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Taper-point needle
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Round body
Used to suture soft
tissue, excluding skin
(e.g. GI tract, muscle,
fascia, peritoneum)
Needles
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Cutting needle
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Triangular body
Sharp edge toward
inner circumference
Used to suture skin or
tough tissue
Suture Packaging
Wound Closure
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Basic suturing techniques:
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Simple sutures
Mattress sutures
Subcuticular sutures
Goal: “approximate, not strangulate”
Simple Sutures
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Simple interrupted
stitch
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Single stitches,
individually knotted
(keep all knots on one
side of wound)
Used for
uncomplicated
laceration repair and
wound closure
Mattress Sutures
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Horizontal mattress stitch
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Provides added strength in
fascial closure; also used in
calloused skin (e.g. palms
and soles)
Two-step stitch:
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Simple stitch made
Needle reversed and 2nd
simple stitch made
adjacent to first (same
size bite as first stitch)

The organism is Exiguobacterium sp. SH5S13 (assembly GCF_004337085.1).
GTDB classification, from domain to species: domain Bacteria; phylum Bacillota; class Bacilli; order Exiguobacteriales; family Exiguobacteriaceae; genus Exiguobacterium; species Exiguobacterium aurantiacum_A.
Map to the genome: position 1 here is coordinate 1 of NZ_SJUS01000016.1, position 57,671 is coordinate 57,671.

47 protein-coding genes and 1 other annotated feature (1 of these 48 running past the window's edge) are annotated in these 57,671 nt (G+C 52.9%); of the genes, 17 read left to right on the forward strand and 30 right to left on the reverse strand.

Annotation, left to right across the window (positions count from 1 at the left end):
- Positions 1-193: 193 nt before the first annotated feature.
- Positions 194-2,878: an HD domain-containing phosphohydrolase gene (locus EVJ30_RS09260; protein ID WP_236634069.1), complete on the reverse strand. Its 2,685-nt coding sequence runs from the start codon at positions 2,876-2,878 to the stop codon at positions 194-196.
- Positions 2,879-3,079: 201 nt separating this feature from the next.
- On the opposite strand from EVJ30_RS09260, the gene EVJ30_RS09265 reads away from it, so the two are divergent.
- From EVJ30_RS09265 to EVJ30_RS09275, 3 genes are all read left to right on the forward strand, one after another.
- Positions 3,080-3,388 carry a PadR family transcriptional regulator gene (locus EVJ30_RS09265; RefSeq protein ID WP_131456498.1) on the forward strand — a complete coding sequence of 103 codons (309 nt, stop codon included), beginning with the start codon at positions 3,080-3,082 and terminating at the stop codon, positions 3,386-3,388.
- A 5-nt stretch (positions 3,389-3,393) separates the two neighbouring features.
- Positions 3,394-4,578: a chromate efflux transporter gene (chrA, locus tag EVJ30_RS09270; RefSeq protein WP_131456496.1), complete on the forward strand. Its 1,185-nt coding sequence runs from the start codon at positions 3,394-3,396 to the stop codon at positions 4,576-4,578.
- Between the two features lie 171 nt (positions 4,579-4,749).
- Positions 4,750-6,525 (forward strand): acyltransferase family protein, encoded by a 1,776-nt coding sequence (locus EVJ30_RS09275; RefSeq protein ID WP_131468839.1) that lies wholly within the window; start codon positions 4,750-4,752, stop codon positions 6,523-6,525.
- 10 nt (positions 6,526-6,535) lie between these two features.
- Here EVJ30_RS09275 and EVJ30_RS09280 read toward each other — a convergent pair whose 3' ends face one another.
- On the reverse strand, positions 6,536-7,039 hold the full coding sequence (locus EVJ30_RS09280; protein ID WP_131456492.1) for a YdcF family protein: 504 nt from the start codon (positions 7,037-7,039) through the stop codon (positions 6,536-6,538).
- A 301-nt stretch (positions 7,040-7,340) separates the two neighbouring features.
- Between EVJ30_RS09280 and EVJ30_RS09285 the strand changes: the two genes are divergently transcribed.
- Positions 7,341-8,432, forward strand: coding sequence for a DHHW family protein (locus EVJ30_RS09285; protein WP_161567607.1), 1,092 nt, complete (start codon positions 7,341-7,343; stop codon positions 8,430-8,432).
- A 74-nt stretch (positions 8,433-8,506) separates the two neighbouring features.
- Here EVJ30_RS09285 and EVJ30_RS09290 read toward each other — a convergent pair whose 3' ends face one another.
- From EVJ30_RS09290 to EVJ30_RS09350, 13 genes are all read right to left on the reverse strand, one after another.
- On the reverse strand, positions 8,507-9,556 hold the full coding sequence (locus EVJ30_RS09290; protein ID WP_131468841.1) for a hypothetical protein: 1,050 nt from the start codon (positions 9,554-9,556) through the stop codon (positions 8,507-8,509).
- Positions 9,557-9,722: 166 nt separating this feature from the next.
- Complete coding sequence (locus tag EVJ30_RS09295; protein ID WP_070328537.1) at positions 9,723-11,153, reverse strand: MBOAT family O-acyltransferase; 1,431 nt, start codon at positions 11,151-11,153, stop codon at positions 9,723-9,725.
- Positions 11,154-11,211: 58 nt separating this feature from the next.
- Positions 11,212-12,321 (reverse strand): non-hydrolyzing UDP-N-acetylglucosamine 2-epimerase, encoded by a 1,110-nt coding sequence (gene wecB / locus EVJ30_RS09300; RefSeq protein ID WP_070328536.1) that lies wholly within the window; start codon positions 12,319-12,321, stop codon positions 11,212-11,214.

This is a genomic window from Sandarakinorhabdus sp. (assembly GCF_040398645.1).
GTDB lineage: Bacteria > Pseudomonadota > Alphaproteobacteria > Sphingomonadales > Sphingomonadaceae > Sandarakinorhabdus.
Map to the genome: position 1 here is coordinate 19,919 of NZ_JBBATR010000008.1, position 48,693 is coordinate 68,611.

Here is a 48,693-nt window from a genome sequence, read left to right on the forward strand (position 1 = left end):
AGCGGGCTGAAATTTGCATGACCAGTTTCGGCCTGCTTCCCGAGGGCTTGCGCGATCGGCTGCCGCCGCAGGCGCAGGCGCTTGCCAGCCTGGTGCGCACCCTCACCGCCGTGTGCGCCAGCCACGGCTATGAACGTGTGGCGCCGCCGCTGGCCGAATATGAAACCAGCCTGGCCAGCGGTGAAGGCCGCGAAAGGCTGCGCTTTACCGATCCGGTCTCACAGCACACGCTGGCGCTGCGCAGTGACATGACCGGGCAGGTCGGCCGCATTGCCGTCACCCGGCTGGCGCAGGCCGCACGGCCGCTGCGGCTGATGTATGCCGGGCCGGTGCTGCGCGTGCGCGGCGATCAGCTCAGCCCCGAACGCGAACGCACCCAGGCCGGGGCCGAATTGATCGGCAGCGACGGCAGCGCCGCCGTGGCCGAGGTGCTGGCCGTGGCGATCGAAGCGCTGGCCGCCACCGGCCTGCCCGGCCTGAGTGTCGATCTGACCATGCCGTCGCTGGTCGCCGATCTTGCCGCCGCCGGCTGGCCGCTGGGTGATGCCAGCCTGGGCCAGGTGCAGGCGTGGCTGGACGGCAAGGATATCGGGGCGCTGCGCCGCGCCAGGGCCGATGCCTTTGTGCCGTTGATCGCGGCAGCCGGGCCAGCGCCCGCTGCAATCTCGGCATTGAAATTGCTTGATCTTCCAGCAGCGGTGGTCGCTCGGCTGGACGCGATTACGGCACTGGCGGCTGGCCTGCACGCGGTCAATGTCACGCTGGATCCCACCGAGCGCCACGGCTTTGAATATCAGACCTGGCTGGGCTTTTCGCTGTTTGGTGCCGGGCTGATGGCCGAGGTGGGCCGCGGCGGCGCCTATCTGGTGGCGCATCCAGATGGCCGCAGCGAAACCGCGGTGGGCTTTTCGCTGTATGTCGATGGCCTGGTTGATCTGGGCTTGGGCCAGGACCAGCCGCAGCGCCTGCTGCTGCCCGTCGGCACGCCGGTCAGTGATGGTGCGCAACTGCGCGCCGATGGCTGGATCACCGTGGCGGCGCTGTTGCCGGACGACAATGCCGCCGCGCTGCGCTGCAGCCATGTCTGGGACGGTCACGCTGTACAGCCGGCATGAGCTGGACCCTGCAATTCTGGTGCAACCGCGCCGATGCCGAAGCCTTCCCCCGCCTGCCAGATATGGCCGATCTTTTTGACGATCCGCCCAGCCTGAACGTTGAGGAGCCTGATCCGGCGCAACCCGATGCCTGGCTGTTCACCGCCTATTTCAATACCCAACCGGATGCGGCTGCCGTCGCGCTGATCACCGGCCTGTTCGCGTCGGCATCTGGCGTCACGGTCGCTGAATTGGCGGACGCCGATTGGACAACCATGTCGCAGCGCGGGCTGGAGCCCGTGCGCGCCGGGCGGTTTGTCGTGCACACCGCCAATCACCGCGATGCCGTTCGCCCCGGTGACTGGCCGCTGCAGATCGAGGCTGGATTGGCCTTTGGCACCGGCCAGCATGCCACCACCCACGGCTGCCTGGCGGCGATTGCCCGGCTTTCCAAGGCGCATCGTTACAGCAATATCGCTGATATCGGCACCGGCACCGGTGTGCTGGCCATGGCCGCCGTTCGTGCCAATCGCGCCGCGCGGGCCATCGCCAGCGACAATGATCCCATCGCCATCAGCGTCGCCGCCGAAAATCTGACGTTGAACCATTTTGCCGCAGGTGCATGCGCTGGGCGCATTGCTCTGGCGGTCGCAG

Mattress Sutures
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Vertical mattress stitch
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Affords precise
approximation of skin
edges with eversion
Two-step stitch:
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Simple stitch made – “far,
far” relative to wound
edge (large bite)
Needle reversed and 2nd
simple stitch made inside
first – “near, near” (small
bite)
Subcuticular Sutures
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Usually a running
stitch, but can be
interrupted
Intradermal horizontal
bites
Allow suture to
remain for a longer
period of time without
development of
crosshatch scarring
Steri-strips
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Sterile adhesive tapes
Available in different
widths
Frequently used with
subcuticular sutures
Used following staple
or suture removal
Can be used for
delayed closure
Staples
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Rapid closure of
wound
Easy to apply
Evert tissue when
placed properly
Two-Hand Square Knot
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Easiest and most
reliable
Used to tie most
suture materials
Instrument Tie
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Useful when one or
both ends of suture
material are short
Commonly used
technique for
laceration repair
References
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Encyclopedia of Knots provided by Ethicon; available at
www.jnjgateway.com/public/USENG/5256ETHICON_Encyclopedia_of_Knots.pdf
(More extensive overview of knot tying with photos for those interested in surgery)
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Blackbourne, LH, editor. Surgical Recall. 2nd ed. Baltimore: Lippincott Williams &
Wilkins; 1998
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Cameron, JL, editor. Current Surgical Therapy. 7th ed. St. Louis: Mosby; 2001
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Edgerton, MT. The Art of Surgical Technique. Baltimore: Williams & Wilkins; 1988
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Gomella, LG, Haist, SA. Clinician’s Pocket Reference. 9th ed. New York: McGraw-Hill
Medical Publishing Division; 2002 (Useful book for anyone doing clinical rotations!)
(Excellent resource for technical details of surgery)